The former militants through their counsel, Ugha Kurumah, said they were from nine camps scattered in the two states.
Some former militants in Edo and Delta, who were not captured in the third phase of the amnesty programme by the Federal Government, have protested their exclusion from the programme.
Their protest is contained in a petition addressed to the Special Adviser to President Goodluck Jonathan on Niger Delta and Chairman, Presidential Amnesty Committee, Kingsley Kuku.
The letter was copied to Mr. Jonathan, both chambers of the National Assembly, the Police and the Department of State Security, DSS.
The former militants through their counsel, Ugha Kurumah, said they were from nine camps scattered in the two states. They alleged that some people close to some political appointees who were not registered in the programme were benefitting from the exercise at the detriment of “real militants”.
The petition said that Beni-Obiri Camp headed by Ojuemi Prediseghbofa keyed into the third phase of the amnesty programme with 1,300 persons and surrendered over 109 automatic weapons and several ammunition.
It said that only seven slots were allocated to them in the monthly stipend, while that of Pina-Ofini Camp headed by Saturday Ajemiri entered the programme with 1002 persons.
The camp was said to have surrendered 49 arms, but was given only five slots.
The petition said 800 persons from Oweikontei Camp headed by Emmaunel Aboh subscribed to the amnesty and surrendered 49 arms and several rounds of ammunition, but got only five slots.
It also said the Toruiyesinghan Camp headed by Ayefagha Yeriyemi surrendered 351 persons and handed over 55 arms and several rounds of ammunition, but also got five slots.
The Ukurisi Camp, it said, headed by Jacob Ikpi, keyed into the programme with 277 persons and surrendered 40 arms and several ammunition, received four slots.
On the other hand, Kala Osuwo Camp headed by Agama Peter with 219 persons surrendered 22 arms and several ammunitions, got only one slot.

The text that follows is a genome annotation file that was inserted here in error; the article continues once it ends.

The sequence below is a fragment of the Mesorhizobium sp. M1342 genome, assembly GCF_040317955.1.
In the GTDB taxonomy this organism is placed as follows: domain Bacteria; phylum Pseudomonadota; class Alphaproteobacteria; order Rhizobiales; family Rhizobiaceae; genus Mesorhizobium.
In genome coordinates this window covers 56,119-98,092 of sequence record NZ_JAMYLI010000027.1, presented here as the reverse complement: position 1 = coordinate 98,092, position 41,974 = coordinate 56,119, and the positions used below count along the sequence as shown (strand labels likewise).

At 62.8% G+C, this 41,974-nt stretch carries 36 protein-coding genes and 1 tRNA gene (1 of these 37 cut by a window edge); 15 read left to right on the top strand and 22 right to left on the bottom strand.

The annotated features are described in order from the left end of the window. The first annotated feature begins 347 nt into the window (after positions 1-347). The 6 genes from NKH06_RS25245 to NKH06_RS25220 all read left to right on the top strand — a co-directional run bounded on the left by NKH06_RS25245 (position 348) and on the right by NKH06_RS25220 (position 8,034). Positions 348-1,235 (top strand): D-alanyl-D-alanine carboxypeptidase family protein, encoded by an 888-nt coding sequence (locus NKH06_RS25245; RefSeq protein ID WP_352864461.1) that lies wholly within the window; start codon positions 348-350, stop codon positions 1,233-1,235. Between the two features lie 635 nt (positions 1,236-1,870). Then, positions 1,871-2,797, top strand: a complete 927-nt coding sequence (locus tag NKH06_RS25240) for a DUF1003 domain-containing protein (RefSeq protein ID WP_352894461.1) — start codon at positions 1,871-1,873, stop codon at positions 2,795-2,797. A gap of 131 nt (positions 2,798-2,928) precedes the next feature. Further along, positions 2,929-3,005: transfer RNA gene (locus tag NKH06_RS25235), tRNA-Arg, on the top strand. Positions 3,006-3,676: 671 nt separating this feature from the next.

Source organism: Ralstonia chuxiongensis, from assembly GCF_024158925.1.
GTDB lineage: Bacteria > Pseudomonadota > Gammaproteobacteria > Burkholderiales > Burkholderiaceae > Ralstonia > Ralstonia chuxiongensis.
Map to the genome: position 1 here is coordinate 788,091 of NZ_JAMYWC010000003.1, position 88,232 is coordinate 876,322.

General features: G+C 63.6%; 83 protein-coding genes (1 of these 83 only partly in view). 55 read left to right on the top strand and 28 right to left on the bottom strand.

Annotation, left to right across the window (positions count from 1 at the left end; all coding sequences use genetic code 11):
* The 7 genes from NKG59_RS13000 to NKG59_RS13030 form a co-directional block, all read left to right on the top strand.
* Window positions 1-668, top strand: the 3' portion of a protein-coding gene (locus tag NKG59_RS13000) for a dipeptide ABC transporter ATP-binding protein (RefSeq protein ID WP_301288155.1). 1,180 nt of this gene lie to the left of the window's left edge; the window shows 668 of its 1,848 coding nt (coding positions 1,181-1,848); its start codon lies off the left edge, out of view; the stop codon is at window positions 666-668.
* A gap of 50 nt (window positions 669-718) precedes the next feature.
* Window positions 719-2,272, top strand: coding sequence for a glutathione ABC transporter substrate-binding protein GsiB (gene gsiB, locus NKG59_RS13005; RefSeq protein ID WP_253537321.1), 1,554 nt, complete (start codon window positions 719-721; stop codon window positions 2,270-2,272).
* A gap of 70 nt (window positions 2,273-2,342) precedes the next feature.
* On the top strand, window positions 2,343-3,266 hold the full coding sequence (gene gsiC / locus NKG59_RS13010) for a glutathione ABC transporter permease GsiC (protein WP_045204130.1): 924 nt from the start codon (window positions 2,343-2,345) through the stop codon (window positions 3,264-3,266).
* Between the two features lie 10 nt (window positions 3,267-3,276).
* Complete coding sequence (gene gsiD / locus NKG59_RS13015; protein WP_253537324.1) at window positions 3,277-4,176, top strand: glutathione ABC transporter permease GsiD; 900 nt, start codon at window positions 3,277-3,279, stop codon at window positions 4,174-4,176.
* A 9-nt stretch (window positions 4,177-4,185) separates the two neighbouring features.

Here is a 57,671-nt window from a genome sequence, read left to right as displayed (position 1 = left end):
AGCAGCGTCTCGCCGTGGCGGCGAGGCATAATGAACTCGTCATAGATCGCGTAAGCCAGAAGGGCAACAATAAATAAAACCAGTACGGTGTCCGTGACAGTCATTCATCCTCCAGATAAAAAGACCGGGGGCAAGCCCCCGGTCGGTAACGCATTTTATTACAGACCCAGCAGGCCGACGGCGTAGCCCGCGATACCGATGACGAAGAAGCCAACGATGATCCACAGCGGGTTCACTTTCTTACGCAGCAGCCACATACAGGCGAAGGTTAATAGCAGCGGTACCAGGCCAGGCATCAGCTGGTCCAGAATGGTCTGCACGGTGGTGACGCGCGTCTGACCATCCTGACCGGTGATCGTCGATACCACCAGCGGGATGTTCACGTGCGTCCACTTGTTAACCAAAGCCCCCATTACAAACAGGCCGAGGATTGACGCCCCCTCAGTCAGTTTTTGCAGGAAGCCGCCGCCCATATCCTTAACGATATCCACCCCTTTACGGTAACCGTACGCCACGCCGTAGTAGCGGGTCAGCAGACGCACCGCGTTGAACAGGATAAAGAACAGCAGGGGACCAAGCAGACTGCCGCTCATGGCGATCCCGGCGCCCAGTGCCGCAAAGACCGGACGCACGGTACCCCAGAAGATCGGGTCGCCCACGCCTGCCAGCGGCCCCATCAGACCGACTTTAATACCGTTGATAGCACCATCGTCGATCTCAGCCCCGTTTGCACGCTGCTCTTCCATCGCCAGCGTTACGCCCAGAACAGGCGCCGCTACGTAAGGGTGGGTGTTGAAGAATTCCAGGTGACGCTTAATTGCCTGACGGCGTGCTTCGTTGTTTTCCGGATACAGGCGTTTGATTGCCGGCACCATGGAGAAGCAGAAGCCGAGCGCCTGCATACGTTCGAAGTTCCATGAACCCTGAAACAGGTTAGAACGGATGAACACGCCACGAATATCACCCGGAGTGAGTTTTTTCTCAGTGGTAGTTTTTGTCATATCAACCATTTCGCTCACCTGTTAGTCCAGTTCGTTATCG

According to the petition, Urhode Camp headed by Ovwighovie Ovayebewho entered the programme with 150 persons, surrendered several ammunition and 12 arms, but got only one slot for monthly allowance.
Okuku camp headed by Isaiah Ajemiri entered into the programme with 200 persons and surrendered several ammunition and 26 arms, got only three slots, among others.
It said that “these inappropriate engagements are making life after amnesty miserable and unbearable for all members of the entire camps.
“We are surprised that in the midst of these predicaments, we are aware that our friends, political thugs have got slots to themselves from which they receive fabulous monthly allowances”.
It said that affected militant camps should to be allocated slots that correspond with the number of persons in the camps.
The petition also called for the payment of arrears of allowances to the militants from February 28, 2013, being the date they entered into the third phase of the amnesty.
Support PREMIUM TIMES' journalism of integrity and credibility
Good journalism costs a lot of money. Yet only good journalism can ensure the possibility of a good society, an accountable democracy, and a transparent government.
For continued free access to the best investigative journalism in the country we ask you to consider making a modest support to this noble endeavour.
By contributing to PREMIUM TIMES, you are helping to sustain a journalism of relevance and ensuring it remains free and available to all.
TEXT AD: To advertise here . Call Willie +2347088095401...